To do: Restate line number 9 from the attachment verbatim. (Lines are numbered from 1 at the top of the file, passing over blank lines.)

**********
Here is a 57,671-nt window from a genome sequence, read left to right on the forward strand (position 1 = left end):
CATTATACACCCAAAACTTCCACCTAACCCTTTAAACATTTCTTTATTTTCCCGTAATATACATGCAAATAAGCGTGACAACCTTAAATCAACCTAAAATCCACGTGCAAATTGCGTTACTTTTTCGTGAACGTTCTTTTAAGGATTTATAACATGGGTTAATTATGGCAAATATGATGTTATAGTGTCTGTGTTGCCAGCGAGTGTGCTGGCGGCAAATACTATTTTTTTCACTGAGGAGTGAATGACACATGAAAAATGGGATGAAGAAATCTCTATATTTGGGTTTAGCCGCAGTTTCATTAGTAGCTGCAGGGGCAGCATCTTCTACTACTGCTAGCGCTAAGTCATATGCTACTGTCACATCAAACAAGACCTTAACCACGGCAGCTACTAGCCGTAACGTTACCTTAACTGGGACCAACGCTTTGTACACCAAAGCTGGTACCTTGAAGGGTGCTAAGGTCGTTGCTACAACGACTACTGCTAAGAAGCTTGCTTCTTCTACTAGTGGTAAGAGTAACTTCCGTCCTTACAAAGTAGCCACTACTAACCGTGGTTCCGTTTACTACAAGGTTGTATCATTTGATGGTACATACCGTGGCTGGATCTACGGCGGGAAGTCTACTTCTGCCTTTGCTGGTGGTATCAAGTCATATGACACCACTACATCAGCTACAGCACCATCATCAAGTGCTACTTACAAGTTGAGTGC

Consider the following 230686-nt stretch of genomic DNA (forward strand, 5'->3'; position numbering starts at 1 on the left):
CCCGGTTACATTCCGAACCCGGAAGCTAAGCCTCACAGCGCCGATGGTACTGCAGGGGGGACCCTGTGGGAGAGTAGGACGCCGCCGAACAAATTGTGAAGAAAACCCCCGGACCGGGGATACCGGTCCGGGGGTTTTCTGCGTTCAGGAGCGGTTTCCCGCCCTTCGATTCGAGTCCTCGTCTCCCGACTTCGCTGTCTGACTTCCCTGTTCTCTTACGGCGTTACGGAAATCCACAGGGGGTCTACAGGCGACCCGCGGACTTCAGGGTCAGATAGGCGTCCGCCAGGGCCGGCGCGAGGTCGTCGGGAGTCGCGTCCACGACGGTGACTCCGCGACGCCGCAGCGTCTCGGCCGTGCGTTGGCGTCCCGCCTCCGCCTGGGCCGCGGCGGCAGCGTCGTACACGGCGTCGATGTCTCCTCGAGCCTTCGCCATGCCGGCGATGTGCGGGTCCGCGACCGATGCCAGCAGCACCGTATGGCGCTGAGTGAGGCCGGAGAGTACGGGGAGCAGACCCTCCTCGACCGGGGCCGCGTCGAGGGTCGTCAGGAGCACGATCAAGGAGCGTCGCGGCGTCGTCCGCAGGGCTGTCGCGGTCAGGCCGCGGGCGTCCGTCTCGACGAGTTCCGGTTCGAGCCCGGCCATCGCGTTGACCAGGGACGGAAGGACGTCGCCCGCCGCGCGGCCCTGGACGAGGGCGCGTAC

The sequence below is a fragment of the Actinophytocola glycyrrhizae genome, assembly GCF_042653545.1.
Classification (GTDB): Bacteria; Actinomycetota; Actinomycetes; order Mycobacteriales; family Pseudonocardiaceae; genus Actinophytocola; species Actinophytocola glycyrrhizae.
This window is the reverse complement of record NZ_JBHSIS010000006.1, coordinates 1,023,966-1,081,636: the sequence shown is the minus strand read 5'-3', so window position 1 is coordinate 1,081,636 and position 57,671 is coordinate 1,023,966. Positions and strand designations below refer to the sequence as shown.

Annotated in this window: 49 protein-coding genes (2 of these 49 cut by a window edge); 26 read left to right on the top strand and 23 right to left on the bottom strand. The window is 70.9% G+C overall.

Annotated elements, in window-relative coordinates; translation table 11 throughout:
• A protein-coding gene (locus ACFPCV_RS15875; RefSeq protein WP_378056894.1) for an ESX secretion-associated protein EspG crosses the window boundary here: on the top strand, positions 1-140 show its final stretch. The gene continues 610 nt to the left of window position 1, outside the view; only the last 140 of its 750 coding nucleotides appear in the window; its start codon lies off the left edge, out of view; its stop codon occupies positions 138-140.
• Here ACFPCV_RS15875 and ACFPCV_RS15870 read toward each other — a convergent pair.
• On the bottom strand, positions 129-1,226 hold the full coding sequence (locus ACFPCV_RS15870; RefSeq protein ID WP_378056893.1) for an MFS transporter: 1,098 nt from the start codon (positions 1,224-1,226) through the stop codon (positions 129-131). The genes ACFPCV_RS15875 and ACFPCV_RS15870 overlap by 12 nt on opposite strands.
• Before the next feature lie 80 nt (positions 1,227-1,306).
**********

Annotated elements, in window-relative coordinates; translation table 11 throughout: